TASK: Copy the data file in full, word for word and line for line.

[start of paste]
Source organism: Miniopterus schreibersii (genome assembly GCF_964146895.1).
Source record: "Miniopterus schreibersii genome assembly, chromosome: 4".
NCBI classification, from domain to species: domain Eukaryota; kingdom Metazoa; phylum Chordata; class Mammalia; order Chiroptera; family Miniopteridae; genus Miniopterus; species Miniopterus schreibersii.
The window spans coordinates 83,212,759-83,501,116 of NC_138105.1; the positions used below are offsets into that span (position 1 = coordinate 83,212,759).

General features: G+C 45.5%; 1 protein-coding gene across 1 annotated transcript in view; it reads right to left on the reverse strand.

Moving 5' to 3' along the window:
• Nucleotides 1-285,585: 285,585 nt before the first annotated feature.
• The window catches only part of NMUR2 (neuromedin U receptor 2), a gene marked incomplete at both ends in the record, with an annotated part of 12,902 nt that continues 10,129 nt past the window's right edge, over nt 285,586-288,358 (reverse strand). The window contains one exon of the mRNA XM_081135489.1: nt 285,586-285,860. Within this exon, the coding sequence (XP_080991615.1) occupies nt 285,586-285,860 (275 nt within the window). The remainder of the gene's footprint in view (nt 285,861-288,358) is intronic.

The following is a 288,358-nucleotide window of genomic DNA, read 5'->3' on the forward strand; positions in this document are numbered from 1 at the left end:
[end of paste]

Source organism: Miniopterus schreibersii (genome assembly GCF_964146895.1).
Source record: "Miniopterus schreibersii genome assembly, chromosome: 4".
NCBI classification, from domain to species: domain Eukaryota; kingdom Metazoa; phylum Chordata; class Mammalia; order Chiroptera; family Miniopteridae; genus Miniopterus; species Miniopterus schreibersii.
The window spans coordinates 83,212,759-83,501,116 of NC_138105.1; the positions used below are offsets into that span (position 1 = coordinate 83,212,759).

General features: G+C 45.5%; 1 protein-coding gene across 1 annotated transcript in view; it reads right to left on the reverse strand.

Moving 5' to 3' along the window:
• Nucleotides 1-285,585: 285,585 nt before the first annotated feature.
• The window catches only part of NMUR2 (neuromedin U receptor 2), a gene marked incomplete at both ends in the record, with an annotated part of 12,902 nt that continues 10,129 nt past the window's right edge, over nt 285,586-288,358 (reverse strand). The window contains one exon of the mRNA XM_081135489.1: nt 285,586-285,860. Within this exon, the coding sequence (XP_080991615.1) occupies nt 285,586-285,860 (275 nt within the window). The remainder of the gene's footprint in view (nt 285,861-288,358) is intronic.

The following is a 288,358-nucleotide window of genomic DNA, read 5'->3' on the forward strand; positions in this document are numbered from 1 at the left end: